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Metals and trace element concentrations inbreast milk of first time healthy mothers: abiological monitoring study
Executive, Universitet, Karolinska institutet.
Executive, Universitet, Karolinska institutet.
Executive, Universitet, Karolinska institutet.
Executive, Universitet, Karolinska institutet.
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2012 (English)Report (Other academic)
Abstract [en]


Breast milk is the best source of nutrition for the newborn infant. However, since all infants cannot be

breast-fed, there is a need for background data for setting adequate daily intakes. Previously, concentration data on

major essential elements and some toxic elements in breast milk, based on different analytical techniques, have

been published. There is no recent study on a large number of metals and trace elements in breast milk, using a

sensitive analytical method for determination of low element concentrations.


Breast milk concentrations of 32 metals and elements in early lactation (days 14–21) were determined in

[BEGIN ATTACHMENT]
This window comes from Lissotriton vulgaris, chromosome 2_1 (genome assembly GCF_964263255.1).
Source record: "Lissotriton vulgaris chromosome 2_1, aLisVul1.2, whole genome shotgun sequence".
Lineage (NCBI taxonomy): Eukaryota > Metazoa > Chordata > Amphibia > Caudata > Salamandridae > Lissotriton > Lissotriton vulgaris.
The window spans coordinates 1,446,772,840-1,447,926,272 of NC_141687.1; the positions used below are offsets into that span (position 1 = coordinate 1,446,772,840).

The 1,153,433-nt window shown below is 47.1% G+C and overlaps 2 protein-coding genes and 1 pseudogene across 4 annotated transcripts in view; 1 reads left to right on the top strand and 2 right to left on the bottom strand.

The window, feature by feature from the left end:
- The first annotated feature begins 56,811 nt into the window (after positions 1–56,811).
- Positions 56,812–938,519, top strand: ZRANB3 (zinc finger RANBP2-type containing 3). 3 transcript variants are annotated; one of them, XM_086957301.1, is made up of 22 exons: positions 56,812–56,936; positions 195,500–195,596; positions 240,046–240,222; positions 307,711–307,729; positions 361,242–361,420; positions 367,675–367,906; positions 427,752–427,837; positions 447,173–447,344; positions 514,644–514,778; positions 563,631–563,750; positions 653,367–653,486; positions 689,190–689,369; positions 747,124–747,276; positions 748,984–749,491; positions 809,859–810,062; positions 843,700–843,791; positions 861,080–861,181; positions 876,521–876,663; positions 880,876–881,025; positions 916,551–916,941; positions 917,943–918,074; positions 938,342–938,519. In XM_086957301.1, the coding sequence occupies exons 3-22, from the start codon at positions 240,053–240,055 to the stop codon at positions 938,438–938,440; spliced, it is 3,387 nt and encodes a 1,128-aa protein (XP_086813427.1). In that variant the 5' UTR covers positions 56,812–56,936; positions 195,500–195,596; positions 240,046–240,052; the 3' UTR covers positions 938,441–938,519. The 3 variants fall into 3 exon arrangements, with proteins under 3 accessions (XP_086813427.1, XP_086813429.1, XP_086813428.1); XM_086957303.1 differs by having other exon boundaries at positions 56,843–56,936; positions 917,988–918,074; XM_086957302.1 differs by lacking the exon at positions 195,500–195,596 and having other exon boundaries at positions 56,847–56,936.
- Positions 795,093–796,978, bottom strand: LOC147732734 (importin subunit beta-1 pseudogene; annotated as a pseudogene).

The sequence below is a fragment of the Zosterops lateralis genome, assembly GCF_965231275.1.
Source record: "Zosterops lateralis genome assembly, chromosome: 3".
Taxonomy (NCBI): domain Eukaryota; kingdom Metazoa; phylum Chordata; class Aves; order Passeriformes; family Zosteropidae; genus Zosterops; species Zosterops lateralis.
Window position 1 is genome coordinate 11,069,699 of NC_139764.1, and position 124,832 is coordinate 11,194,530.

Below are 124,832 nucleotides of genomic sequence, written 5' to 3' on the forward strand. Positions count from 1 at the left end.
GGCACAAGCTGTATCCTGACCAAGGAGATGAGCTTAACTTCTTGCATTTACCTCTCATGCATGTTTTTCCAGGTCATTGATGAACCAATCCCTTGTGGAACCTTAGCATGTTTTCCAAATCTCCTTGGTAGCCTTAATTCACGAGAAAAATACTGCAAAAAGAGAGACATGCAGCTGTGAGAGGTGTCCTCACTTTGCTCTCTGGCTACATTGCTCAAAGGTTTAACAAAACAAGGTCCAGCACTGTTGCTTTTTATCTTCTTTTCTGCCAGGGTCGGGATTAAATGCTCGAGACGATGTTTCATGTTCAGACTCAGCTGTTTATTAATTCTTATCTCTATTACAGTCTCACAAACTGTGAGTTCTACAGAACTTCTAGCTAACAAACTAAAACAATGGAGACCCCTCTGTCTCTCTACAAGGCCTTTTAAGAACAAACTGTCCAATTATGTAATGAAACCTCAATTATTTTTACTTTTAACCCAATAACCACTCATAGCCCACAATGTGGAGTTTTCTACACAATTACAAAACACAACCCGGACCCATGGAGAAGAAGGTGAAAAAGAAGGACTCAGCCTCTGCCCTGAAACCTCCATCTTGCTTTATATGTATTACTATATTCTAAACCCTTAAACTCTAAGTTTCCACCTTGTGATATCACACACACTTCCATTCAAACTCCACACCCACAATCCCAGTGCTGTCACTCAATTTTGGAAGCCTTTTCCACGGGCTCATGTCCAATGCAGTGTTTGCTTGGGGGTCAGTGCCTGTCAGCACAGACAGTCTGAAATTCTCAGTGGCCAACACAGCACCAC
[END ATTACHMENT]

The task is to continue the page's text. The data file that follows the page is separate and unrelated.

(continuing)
a random sample of first time Swedish mothers (n = 60) using inductively coupled plasma mass spectrometry



There were small inter-individual concentration variations in the macroelements Ca, K, Mg, P and S, and

striking similarities across studies and over time, supporting a tight regulation of these elements in breast milk.

Large inter-individual and over time differences were detected for Na concentrations, which may reflect an increase

in salt consumption in Swedish women. Large inter-individual differences were also detected for the microelements

Co, Cr, Mn and Mo, and the toxic metals As, Cd, Pb, Sb and V. Arsenic and B were positively correlated with fish

consumption, indicating influence of maternal intake on breast milk concentrations. Observed differences in breast

milk element concentrations across studies and over time could be attributed to the timing of sampling and a

general decline over time of lactation (Cu, Fe, Mo, Zn), a possible lack of regulation of certain elements in breast

milk (As, B, Co, Mn, Se) and time trends in environmental exposure (Pb), or in some cases to differences in analytical

performance (Cr, Fe).


This study provides reliable updated information on a number of metals and elements in breast milk,

of which some have not previously been reported.


Breast milk, Toxic metals, Trace elements, Infant exposure, Microelements, Macroelements

Place, publisher, year, edition, pages
2012. , 8 p.
National Category
Environmental Sciences
Research subject
Finance, National; Miljöövervakningens programområden, Health; Health, Biologiska mätdata - metaller; Environmental Objectives, A Non-Toxic Environment
URN: urn:nbn:se:naturvardsverket:diva-721OAI: diva2:709526
Available from: 2014-04-02 Created: 2014-04-02 Last updated: 2015-05-27Bibliographically approved

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